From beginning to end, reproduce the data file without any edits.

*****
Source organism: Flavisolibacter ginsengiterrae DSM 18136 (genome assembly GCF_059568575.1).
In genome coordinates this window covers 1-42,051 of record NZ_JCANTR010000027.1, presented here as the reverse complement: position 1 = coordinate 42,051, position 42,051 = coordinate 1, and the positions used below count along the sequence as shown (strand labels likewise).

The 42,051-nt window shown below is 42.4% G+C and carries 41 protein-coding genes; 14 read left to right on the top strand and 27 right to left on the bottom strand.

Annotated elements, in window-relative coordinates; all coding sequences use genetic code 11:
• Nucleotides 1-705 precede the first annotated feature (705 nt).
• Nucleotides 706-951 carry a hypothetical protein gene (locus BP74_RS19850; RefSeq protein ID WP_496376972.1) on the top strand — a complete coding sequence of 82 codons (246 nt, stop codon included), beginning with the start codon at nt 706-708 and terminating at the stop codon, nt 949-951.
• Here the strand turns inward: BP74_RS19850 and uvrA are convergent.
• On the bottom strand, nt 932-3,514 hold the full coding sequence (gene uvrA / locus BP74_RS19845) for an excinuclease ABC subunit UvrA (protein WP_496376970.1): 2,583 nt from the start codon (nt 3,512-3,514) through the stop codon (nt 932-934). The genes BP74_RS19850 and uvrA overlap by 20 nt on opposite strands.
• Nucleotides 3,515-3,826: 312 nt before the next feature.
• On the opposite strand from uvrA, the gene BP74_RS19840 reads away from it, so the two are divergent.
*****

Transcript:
Source organism: Flavisolibacter ginsengiterrae DSM 18136 (genome assembly GCF_059568575.1).
In genome coordinates this window covers 1-42,051 of record NZ_JCANTR010000027.1, presented here as the reverse complement: position 1 = coordinate 42,051, position 42,051 = coordinate 1, and the positions used below count along the sequence as shown (strand labels likewise).

The 42,051-nt window shown below is 42.4% G+C and carries 41 protein-coding genes; 14 read left to right on the top strand and 27 right to left on the bottom strand.

Annotated elements, in window-relative coordinates; all coding sequences use genetic code 11:
• Nucleotides 1-705 precede the first annotated feature (705 nt).
• Nucleotides 706-951 carry a hypothetical protein gene (locus BP74_RS19850; RefSeq protein ID WP_496376972.1) on the top strand — a complete coding sequence of 82 codons (246 nt, stop codon included), beginning with the start codon at nt 706-708 and terminating at the stop codon, nt 949-951.
• Here the strand turns inward: BP74_RS19850 and uvrA are convergent.
• On the bottom strand, nt 932-3,514 hold the full coding sequence (gene uvrA / locus BP74_RS19845) for an excinuclease ABC subunit UvrA (protein WP_496376970.1): 2,583 nt from the start codon (nt 3,512-3,514) through the stop codon (nt 932-934). The genes BP74_RS19850 and uvrA overlap by 20 nt on opposite strands.
• Nucleotides 3,515-3,826: 312 nt before the next feature.
• On the opposite strand from uvrA, the gene BP74_RS19840 reads away from it, so the two are divergent.